Businesses are struggling to cope with a shortage of skilled workers and mounting pay pressures, according to a batch of reports today that highlights the tightness of the labour market.
Demand for new staff rose close to record levels last month but the availability of candidates was substantially lower than a year ago, one survey said.
The Recruitment and Employment Confederation (REC) said skills shortages were the only reason why growth in the number of people being taken on had slowed slightly last month. Gareth Osborne, its managing director, said: "The employment market continues to be characterised by a tightening in supply with severe skills shortages emerging as one of the biggest threats to continuing growth in the economy."
One of the biggest bottlenecks was on the high street where one-fifth of retailers said they could not get the right staff ahead of the Christmas period.
REC said the shortage of candidates had forced employers to offer better pay deals, with pay rates rising "sharply" last month.
This was echoed by Incomes Data Services (IDS), the labour market analyst, which said wage growth had accelerated for the first time in more than a year. IDS said the average pay rise hit 3.1 per cent over the three months to October - the first increase since August 2003.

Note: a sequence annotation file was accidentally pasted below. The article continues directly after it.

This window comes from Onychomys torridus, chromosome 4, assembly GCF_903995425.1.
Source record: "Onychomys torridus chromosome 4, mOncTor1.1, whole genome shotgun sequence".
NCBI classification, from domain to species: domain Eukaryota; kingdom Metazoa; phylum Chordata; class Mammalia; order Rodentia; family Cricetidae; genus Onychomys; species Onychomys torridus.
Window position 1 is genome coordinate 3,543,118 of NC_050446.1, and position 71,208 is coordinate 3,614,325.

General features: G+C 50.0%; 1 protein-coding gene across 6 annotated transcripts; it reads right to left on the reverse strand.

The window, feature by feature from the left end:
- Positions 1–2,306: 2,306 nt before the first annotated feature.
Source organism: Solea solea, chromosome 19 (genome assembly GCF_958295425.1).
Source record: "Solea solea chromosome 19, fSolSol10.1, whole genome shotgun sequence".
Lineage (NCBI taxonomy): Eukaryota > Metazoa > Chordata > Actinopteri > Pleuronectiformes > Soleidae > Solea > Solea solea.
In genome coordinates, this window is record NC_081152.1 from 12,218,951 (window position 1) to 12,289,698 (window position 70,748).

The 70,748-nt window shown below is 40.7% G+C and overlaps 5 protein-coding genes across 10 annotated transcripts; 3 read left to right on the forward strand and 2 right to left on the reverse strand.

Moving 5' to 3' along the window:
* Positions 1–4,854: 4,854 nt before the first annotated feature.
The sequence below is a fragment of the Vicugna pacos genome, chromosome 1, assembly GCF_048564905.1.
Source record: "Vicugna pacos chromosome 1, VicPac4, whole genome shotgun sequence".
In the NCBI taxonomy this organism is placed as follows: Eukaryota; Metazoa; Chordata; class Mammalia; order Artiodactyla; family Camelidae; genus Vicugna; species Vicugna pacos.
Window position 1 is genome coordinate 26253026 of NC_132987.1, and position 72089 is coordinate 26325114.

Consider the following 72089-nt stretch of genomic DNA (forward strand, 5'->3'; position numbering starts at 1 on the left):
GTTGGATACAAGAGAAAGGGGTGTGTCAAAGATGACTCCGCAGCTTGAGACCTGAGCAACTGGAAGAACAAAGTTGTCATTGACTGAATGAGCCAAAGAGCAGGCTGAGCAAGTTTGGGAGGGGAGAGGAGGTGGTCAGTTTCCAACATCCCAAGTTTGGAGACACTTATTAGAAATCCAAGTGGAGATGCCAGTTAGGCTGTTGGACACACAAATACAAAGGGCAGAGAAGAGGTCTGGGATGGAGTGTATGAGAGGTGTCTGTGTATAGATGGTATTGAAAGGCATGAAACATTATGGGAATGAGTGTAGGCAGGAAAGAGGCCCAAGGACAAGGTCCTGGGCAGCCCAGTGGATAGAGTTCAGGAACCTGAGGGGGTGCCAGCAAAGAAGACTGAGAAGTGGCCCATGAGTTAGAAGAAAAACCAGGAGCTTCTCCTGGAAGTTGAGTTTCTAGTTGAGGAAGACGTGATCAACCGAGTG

It said pay negotiators were responding to the surge in headline inflation from 2.5 per cent in April to 3.3 per cent in October.
Alastair Hatchett, the head of pay services at IDS, said: "In the late summer we pointed out that the rising inflation rate would soon start to push up pay settlements. We are now seeing the first measurable sign that the trend has begun."
A quarter of the 57 pay deals over the quarter covering almost a million workers were at or above 3.8 per cent, IDS said.
Meanwhile, Mercer Human Resource Consulting forecast that wage growth in the UK would average 3.4 per cent next year, which it said was moderate given the strength of the labour market. Mark Sullivan, a partner, said: "The question is, how long can corporations keep the lid on pay rises when the job market is becoming increasingly buoyant?"
A survey by IDS of economists in the City of London showed that they expected headline wage inflation to hit 3.5 per cent and stay there for much of 2005.
George Johns, a UK economist at Barclays Capital, said the REC survey pointed to wage growth excluding bonuses hitting 5 per cent by the middle of next year.
Last week the EEF, the manufacturers' organisation, said that pay settlements rose to a six-year high of 3.1 per cent in the three months to October.
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